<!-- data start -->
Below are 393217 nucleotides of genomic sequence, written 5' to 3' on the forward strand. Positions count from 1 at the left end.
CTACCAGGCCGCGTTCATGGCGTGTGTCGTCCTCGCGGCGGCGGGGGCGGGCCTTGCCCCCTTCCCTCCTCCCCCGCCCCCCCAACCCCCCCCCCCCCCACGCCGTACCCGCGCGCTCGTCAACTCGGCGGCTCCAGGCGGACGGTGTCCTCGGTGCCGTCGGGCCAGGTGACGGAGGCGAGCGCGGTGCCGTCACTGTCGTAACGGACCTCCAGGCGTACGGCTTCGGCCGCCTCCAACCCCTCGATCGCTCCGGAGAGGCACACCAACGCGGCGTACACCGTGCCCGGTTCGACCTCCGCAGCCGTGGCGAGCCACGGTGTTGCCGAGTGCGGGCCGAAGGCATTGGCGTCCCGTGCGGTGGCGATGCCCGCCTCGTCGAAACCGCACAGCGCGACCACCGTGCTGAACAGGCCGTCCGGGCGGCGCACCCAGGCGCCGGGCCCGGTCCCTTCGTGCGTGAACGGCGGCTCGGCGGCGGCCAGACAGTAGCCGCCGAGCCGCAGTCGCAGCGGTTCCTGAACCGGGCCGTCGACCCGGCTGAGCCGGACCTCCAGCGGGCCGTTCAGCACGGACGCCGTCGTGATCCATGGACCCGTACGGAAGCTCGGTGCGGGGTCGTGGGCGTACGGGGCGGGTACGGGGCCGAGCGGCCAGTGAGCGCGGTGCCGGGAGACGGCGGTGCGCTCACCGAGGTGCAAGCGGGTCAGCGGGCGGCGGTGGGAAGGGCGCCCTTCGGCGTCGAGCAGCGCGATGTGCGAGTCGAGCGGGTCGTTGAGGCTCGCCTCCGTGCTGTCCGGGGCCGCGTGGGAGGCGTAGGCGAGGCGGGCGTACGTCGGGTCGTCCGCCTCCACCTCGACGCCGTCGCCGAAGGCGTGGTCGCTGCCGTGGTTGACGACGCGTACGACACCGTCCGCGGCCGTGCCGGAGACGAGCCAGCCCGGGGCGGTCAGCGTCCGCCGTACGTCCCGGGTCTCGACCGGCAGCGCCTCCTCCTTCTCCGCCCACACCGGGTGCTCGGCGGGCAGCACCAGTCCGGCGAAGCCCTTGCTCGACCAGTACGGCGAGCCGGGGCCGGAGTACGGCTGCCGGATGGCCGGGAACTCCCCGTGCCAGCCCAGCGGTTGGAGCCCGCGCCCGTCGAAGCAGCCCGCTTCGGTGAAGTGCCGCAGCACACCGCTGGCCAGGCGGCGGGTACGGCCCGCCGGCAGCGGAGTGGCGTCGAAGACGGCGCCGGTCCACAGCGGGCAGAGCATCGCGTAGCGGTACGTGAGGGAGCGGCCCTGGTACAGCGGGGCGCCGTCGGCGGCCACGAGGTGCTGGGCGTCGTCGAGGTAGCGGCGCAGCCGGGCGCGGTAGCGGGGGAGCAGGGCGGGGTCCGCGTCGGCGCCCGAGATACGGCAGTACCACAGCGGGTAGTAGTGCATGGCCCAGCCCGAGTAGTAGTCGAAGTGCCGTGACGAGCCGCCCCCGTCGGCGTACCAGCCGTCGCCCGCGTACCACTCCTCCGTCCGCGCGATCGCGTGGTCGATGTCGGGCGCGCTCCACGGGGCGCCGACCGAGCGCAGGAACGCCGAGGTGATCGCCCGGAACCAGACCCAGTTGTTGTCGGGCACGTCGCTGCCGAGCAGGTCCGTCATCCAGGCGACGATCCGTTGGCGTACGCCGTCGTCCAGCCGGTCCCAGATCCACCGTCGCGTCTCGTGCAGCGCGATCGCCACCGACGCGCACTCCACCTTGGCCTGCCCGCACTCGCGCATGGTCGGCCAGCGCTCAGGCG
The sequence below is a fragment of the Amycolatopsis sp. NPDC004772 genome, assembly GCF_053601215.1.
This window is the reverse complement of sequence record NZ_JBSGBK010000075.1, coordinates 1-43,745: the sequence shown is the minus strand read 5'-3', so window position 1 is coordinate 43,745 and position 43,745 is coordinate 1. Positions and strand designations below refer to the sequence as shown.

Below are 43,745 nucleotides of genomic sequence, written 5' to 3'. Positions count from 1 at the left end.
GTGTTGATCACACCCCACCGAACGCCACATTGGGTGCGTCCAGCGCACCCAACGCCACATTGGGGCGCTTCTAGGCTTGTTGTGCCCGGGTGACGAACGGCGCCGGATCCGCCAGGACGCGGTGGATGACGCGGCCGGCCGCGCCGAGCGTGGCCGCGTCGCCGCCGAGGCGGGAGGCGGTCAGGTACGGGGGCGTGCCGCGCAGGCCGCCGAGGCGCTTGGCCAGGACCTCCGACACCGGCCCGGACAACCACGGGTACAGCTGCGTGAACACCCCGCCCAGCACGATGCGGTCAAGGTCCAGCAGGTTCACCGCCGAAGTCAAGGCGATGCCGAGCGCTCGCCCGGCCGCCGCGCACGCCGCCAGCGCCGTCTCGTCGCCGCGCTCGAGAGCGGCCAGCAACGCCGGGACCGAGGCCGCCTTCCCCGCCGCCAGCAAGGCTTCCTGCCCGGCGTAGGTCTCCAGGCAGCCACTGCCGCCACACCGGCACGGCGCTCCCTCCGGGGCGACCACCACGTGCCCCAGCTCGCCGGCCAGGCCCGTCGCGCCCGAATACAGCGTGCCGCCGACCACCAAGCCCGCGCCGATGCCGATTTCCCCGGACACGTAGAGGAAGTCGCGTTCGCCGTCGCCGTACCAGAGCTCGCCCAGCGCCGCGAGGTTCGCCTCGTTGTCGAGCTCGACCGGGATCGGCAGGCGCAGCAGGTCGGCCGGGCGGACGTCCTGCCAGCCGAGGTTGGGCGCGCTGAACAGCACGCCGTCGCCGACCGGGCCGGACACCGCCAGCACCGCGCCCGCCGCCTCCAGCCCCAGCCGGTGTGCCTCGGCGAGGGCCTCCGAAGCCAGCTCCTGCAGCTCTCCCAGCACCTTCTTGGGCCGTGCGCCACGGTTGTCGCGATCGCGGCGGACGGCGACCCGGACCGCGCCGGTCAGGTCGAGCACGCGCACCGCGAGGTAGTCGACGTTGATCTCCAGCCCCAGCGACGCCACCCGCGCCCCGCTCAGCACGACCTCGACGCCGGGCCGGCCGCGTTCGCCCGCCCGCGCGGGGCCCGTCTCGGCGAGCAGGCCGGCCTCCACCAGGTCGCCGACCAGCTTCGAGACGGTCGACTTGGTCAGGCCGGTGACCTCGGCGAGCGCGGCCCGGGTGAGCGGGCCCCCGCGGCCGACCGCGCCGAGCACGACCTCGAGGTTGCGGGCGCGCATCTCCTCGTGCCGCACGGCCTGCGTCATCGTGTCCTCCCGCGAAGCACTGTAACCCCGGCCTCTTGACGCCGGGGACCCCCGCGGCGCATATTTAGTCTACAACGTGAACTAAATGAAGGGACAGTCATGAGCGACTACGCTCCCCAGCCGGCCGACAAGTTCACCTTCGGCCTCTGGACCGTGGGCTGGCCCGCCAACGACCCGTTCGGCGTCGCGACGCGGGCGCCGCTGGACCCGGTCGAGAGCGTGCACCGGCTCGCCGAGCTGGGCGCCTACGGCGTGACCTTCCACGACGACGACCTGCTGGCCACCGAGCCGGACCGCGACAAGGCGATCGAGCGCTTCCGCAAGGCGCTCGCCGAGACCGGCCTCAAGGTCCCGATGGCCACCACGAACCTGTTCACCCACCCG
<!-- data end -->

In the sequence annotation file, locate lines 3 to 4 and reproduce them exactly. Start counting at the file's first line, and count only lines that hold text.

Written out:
The sequence below is a fragment of the Amycolatopsis sp. NPDC004772 genome, assembly GCF_053601215.1.
This window is the reverse complement of sequence record NZ_JBSGBK010000075.1, coordinates 1-43,745: the sequence shown is the minus strand read 5'-3', so window position 1 is coordinate 43,745 and position 43,745 is coordinate 1. Positions and strand designations below refer to the sequence as shown.